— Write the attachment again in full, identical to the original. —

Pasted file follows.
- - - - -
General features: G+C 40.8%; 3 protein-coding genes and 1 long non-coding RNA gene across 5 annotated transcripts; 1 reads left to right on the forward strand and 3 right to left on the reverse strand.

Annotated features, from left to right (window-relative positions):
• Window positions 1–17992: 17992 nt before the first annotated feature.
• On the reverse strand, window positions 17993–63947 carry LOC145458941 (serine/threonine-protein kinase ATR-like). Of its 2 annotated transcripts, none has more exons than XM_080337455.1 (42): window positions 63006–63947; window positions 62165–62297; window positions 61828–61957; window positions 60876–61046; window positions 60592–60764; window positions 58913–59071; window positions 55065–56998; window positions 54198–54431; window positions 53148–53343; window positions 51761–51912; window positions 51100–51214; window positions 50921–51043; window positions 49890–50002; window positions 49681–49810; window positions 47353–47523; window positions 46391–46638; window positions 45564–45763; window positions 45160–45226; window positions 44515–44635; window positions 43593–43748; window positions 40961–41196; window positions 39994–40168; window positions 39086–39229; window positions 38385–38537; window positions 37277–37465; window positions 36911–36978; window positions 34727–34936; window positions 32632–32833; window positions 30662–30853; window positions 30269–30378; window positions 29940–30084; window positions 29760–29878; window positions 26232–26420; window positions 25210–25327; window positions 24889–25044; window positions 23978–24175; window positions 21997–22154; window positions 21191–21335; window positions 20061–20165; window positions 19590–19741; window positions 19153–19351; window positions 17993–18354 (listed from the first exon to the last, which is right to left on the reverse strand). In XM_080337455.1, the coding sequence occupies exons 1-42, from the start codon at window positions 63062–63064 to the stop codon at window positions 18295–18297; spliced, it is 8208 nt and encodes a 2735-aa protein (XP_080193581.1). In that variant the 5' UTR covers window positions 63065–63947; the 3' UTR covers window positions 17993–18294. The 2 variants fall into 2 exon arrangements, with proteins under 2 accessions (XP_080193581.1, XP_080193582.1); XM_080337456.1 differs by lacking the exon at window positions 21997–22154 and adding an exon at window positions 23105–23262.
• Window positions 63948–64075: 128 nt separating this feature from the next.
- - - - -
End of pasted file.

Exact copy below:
General features: G+C 40.8%; 3 protein-coding genes and 1 long non-coding RNA gene across 5 annotated transcripts; 1 reads left to right on the forward strand and 3 right to left on the reverse strand.

Annotated features, from left to right (window-relative positions):
• Window positions 1–17992: 17992 nt before the first annotated feature.
• On the reverse strand, window positions 17993–63947 carry LOC145458941 (serine/threonine-protein kinase ATR-like). Of its 2 annotated transcripts, none has more exons than XM_080337455.1 (42): window positions 63006–63947; window positions 62165–62297; window positions 61828–61957; window positions 60876–61046; window positions 60592–60764; window positions 58913–59071; window positions 55065–56998; window positions 54198–54431; window positions 53148–53343; window positions 51761–51912; window positions 51100–51214; window positions 50921–51043; window positions 49890–50002; window positions 49681–49810; window positions 47353–47523; window positions 46391–46638; window positions 45564–45763; window positions 45160–45226; window positions 44515–44635; window positions 43593–43748; window positions 40961–41196; window positions 39994–40168; window positions 39086–39229; window positions 38385–38537; window positions 37277–37465; window positions 36911–36978; window positions 34727–34936; window positions 32632–32833; window positions 30662–30853; window positions 30269–30378; window positions 29940–30084; window positions 29760–29878; window positions 26232–26420; window positions 25210–25327; window positions 24889–25044; window positions 23978–24175; window positions 21997–22154; window positions 21191–21335; window positions 20061–20165; window positions 19590–19741; window positions 19153–19351; window positions 17993–18354 (listed from the first exon to the last, which is right to left on the reverse strand). In XM_080337455.1, the coding sequence occupies exons 1-42, from the start codon at window positions 63062–63064 to the stop codon at window positions 18295–18297; spliced, it is 8208 nt and encodes a 2735-aa protein (XP_080193581.1). In that variant the 5' UTR covers window positions 63065–63947; the 3' UTR covers window positions 17993–18294. The 2 variants fall into 2 exon arrangements, with proteins under 2 accessions (XP_080193581.1, XP_080193582.1); XM_080337456.1 differs by lacking the exon at window positions 21997–22154 and adding an exon at window positions 23105–23262.
• Window positions 63948–64075: 128 nt separating this feature from the next.